Underwater Engineering Project: heading for the abyss

Education Research Brief
Published on 27 May 2024

Mines Paris – PSL trains tomorrow’s marine engineers

Since 2022, Mines Paris – PSL has been offering an educational program designed to enhance understanding of the challenges of blue engineering, the technological component of the blue economy. This program enables future engineers to confront major contemporary challenges. Over the three years of their Civil Engineering Cycle, students immerse themselves in specific themes for a few weeks at a time. In the first year, for example, they studied the detection of microplastics in the Mediterranean using satellite images. This year, they focused on detecting coral reef bleaching in French Polynesia. In the second year, training focuses for three months on data science and Artificial Intelligence. In 2024, students explored how acoustics can help understand the hunting behavior of dolphins, and worked on the principle of predictive maintenance using IoT (Internet of Things) data from sensors.


Underwater 2024 : “wreck hunters”

The Underwater Engineering Project, which took place from March 11 to May 6, 2024 at Sophia Antipolis on the Pierre Laffite campus of Mines Paris – PSL, brought together 26 second-year engineering students.
Their challenge? Assess the contribution of underwater robotics to shipwreck preservation. Their objective was to design and develop two underwater robots remotely operated from the surface. Each robot was equipped with a payload to acquire images for the reconstruction of 2D and 3D scenes.

The project was supervised by an educational team from the Centre de Recherche sur les Risques et les Crises (CRC), comprising Sébastien Travadel, Luca Istrate, Samuel Olampi and Franck Guarnieri, and in partnership with Anne Joncheray, Director of the Saint-Raphaël Archaeological Museum, and Kevin Sempé, underwater videographer.

The challenges proposed are unprecedented and ambitious. The partnership with archaeologists and underwater videographers has boosted students’ motivation and commitment to a particularly original and noble cause. I’m convinced that these eight weeks of intensive courses have given rise to new vocations.

Franck Guarnieri, CRC Research Director


This module allowed students to immerse themselves in underwater robotics thanks to a 90 m² fab lab, where they were able to familiarize themselves with fluid mechanics, material cutting and electronic welding. The students were divided into three groups, including one dedicated to image processing. The two ROVs (Remotely Operated Vehicles), named Annie and Wall-Y, capable of reaching depths of 100 meters, explored the wreck of the Robuste II, a steamship sunk by a mine in 1943, in the Gulf of Juan-les-Pins (06).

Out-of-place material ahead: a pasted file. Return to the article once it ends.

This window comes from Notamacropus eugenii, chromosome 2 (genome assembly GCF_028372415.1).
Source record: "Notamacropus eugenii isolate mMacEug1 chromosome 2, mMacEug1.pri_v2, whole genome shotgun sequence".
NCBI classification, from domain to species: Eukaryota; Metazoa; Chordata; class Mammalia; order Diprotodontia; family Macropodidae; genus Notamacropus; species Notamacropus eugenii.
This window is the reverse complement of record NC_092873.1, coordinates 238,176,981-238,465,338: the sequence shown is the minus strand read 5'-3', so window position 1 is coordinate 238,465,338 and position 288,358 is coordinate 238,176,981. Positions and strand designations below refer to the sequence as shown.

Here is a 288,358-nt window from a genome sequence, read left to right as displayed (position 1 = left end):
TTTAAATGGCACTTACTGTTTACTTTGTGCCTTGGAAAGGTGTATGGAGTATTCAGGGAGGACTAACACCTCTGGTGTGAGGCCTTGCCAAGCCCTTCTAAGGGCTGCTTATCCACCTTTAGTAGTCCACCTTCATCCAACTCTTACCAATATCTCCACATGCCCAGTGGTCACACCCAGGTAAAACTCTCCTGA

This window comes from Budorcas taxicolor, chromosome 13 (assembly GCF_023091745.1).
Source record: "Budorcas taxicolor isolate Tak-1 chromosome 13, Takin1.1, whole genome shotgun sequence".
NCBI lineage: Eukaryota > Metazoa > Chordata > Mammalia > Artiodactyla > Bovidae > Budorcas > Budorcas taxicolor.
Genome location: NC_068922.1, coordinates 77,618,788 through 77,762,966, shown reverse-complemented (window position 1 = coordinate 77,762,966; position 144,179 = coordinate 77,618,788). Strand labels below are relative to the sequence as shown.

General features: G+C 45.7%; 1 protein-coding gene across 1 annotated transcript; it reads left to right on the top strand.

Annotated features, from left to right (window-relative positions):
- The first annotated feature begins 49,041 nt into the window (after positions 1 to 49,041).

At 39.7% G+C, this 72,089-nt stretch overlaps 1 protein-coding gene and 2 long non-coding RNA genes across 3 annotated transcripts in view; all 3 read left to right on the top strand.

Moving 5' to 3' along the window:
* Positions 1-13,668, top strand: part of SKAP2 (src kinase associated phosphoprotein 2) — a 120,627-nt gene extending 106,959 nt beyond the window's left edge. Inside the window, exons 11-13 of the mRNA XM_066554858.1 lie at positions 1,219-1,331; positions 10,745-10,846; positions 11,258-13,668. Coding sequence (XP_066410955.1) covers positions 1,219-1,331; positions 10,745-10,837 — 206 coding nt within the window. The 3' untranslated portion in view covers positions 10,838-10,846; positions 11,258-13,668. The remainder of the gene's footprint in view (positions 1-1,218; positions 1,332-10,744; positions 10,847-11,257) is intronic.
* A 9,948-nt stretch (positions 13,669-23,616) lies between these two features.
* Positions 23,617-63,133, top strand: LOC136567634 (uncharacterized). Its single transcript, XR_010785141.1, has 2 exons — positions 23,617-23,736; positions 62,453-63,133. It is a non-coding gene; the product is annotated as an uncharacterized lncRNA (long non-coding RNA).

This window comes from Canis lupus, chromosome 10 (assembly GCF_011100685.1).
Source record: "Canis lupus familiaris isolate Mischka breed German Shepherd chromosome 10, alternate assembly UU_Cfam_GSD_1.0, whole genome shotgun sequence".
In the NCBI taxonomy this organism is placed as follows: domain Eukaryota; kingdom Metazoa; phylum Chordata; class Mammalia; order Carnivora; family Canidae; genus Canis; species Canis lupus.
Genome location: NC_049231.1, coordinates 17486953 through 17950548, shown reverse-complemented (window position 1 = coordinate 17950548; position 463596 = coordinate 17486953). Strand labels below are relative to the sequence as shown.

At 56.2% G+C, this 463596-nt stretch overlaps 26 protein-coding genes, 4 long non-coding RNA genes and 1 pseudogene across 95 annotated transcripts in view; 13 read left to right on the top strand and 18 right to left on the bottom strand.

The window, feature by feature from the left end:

At the end of the three months, the students had built two operational robots, fully meeting their objectives. The students’ achievements were presented on May 6 at the Espace Mer et Littoral, POSIDONIA, in Antibes Juan-les-Pins, to an enthusiastic audience of professionals.

Hubert de Groote, ENS and Mines Paris double-degree student, shares his experience: “Making an underwater drone was a real discovery for me. I’m used to working on intangible projects, but the Underwater project enabled me to turn my ideas into reality: I was able to follow the manufacturing process of the 3D parts, from the computer to the printer to the robot. The project was really exhilarating and revealed a passion for me. I loved participating in the design of a drone in a high-impact, constrained engineering context.

Marie-Anne Lacoste, a student on the project, also comments: “The Underwater project was extremely interesting and stimulating. It taught me how to manage a project from start to finish, building two robots from A to Z to meet precise specifications in just two months. I was able to put into practice the theory I’d learned at the start of the term. The underwater field is particularly complex, and demands a high degree of rigor and precision: a mistake on the waterproofing or camera settings could cost us an entire afternoon and a sea outing. Building robots with specific missions, such as photography and photogrammetry, enabled me to understand the importance of communication between the teams responsible for the different parts of the project (construction, imaging, control, software) and to overcome the challenges encountered together.”

Well done to all the students for their achievements!


To find out more :

LinkedIn page “Mines Paris pour l’Océan”



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